Building Stronger Communities research programme

In 2022 the University of Sheffield awarded £1,000 each to 16 charities and organisations across the region who support people and address issues in local communities.

Healthy ageing

The University of Sheffield and South Yorkshire Community Foundation (SYCF) collaboration combines the University's work in sustainability and social inclusion with findings from SYCF's Vital Signs Report, highlighting the priorities that need addressing in local communities to increase the strength, resilience and growth of the region.

SYCF invited charities and community organisations, already doing work linked to the key priorities, to apply for feasibility funding to explore a project further. They were required to demonstrate how the project would bring benefit to their organisation by working with either a University academic or research group.  Of the applications received, 16 were granted feasibility funding and a further three received informal support from an academic.

The initial £16,000 funding supported the charities to partner with an academic to conduct a feasibility study into projects aimed at addressing a pressing need in their community, covering areas such as crime and safety, mental health, employability, and poverty and disadvantage. 

A panel composed of members from the University of Sheffield and SYCF then assessed each study to determine which organisations would progress to the next round of funding.

Following the panel, a total of £45,000 was awarded to five charities across South Yorkshire. The grant - part of the University's Made Together 'Building Stronger Communities Fund' - is split over two years, with allocation support from SYCF.

The five charities that were awarded £9,000 each are:

Affinity 2020, Rotherham

Dr Jessica Langston from the Department of Sociological Studies is working with Affinity 2020 to provide support to young people in Rotherham and wider South Yorkshire who have been in the care system. The project aims to understand the barriers and challenges young people who have experienced care face when getting into employment and provide education to reduce stigma.

This includes provisions such as providing resources and training, raising awareness and eradicating misconceptions about being care-experienced in the workplace. It will also look into how social care systems can affect the employment process, creating pathways to change the futures of young people who have experienced care.

Clifton Learning Partnership, Rotherham 

Ryan Powell and colleagues at the Department of Urban Studies and Planning are working with the charity to provide community support and services to deal with complex vulnerabilities, exploitation, unemployment, poverty, and inequality.

The project will create a monitoring and evaluation framework that will help the partnership collect data and evidence the impact of their work. This aims to contribute to neighbourhood cohesion and foster positive community relations, as well as make their work more sustainable, such as supporting them in future access to funding.

DIAL Barnsley

Dr Kirsty Liddiard from the School of Education is working with DIAL to provide support for their service users to help combat poverty and disadvantage. DIAL is a user-led organisation that provides free information, advice and support to disabled people, their families and carers to address poverty and social exclusion in Barnsley.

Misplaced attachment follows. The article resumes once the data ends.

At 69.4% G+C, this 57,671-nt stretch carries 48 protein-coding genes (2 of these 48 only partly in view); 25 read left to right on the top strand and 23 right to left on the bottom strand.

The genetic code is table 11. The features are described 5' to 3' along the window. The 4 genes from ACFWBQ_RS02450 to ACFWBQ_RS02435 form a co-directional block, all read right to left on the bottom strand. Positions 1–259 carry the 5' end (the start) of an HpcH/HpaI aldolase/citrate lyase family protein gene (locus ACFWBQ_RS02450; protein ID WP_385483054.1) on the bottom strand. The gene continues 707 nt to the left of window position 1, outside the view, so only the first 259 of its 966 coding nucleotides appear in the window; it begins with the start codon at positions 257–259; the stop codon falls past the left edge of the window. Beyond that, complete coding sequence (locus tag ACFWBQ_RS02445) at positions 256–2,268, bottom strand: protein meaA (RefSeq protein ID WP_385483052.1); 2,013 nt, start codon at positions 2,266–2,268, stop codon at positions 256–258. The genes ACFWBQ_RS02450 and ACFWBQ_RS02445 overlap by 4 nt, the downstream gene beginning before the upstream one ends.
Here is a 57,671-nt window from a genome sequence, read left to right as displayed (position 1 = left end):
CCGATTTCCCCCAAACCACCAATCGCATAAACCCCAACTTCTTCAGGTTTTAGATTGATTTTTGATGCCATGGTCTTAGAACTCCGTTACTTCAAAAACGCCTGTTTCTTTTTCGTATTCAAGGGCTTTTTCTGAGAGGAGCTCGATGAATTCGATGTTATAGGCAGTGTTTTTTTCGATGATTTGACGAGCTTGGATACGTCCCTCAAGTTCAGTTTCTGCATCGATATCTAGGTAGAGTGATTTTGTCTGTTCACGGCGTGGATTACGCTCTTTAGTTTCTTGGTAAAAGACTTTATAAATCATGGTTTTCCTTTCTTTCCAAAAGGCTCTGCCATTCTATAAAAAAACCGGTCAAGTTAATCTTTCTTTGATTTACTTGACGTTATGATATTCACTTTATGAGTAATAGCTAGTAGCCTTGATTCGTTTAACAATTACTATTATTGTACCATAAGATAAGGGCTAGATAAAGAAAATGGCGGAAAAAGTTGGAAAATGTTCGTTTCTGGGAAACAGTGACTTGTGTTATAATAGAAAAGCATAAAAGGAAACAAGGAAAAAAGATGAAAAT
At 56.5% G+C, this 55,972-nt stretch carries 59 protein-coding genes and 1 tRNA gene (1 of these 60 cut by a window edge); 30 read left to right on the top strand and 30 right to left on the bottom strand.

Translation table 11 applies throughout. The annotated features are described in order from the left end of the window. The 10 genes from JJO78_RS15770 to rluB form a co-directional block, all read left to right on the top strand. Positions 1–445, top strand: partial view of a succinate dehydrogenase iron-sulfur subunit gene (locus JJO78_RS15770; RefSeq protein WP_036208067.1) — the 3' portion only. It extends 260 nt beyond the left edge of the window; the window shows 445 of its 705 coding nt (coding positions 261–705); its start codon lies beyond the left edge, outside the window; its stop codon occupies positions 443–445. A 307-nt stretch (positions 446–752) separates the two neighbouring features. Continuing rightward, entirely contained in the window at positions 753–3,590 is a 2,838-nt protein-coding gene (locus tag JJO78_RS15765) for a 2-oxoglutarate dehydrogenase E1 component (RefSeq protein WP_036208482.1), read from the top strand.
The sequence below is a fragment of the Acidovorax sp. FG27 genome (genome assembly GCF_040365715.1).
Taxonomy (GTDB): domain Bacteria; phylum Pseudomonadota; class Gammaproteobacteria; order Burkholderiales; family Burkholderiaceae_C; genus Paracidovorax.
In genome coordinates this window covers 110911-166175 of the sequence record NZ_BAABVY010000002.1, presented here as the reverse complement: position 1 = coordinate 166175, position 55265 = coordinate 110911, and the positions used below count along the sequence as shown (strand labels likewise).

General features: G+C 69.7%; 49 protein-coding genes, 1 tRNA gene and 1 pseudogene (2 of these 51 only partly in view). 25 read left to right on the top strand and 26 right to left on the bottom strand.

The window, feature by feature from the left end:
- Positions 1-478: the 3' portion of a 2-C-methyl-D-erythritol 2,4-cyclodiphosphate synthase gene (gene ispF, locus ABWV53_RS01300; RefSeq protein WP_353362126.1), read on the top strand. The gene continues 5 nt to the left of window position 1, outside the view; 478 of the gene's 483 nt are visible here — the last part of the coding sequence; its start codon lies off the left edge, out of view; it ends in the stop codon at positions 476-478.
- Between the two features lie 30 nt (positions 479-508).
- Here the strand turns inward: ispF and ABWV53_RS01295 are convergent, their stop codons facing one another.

The project aims to develop an app-based tool to support people to complete benefit claim forms for Personal Independence Payment, including tips and guidance for making a successful claim. Through the tool, DIAL aims to reach more clients in a time of limited funding and resources, empower those they support and make an app that can be further developed to include other DWP benefits.

Educational Learning Support Hub, Barnsley

Professor Majella Kilkey (Department of Sociological Studies) and Dr Sabine Little (School of Education) are supporting Barnsley’s mental health provision by working with local charity Educational Learning Support Hub (ELSH). ELSH specialise in providing asylum seekers, refugees and migrant people access to free support and learning to enable them to achieve their potential, become independent and successfully integrate into the local community. 

The project will support ELSH to develop a programme of activities which will complement the charity’s wider educational workshops and initiatives, increase the number of people that engage with programmes and communal activities and improve knowledge around diet and exercise for its clients. It also aims to increase the volunteer cohort and develop new skills in its volunteers.

Thunder Project, Sheffield

Dr Will Mason from the Sheffield Methods Institute is working with Thunder Project, a Community Interest Company set up by Steel City ABC which involves a gym and club in Darnall to support people from the most disadvantaged areas of Sheffield. 

The project aims to address crime and safety needs in the local community and provide access to development opportunities and youth services in Sheffield. The gym will widen access to elite coaching and sports facilities for disadvantaged teenagers in Darnall and the surrounding area, with the aim to establish itself as part of the Darnall and city-wide youth offer.

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